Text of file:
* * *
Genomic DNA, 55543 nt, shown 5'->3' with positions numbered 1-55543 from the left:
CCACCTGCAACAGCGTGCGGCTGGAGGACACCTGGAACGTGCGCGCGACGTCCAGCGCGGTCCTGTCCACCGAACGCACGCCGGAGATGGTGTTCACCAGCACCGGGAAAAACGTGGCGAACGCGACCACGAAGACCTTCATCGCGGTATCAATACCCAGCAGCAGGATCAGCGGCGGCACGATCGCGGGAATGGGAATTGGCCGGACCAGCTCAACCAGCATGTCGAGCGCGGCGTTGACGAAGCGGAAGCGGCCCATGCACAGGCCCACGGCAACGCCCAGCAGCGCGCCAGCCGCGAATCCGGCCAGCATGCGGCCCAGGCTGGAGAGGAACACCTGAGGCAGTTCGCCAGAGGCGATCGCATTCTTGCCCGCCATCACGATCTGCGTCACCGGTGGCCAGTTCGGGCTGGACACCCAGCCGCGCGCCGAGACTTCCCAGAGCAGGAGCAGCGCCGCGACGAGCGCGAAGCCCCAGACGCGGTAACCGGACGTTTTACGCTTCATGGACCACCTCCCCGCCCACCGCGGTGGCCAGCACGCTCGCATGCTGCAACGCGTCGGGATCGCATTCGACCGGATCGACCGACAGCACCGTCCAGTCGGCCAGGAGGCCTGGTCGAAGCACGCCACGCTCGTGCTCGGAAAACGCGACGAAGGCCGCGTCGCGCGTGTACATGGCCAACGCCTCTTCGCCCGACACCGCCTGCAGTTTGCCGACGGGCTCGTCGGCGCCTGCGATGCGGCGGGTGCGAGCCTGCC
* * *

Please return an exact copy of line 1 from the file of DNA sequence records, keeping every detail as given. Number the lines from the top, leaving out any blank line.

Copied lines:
Genomic DNA, 55543 nt, shown 5'->3' with positions numbered 1-55543 from the left: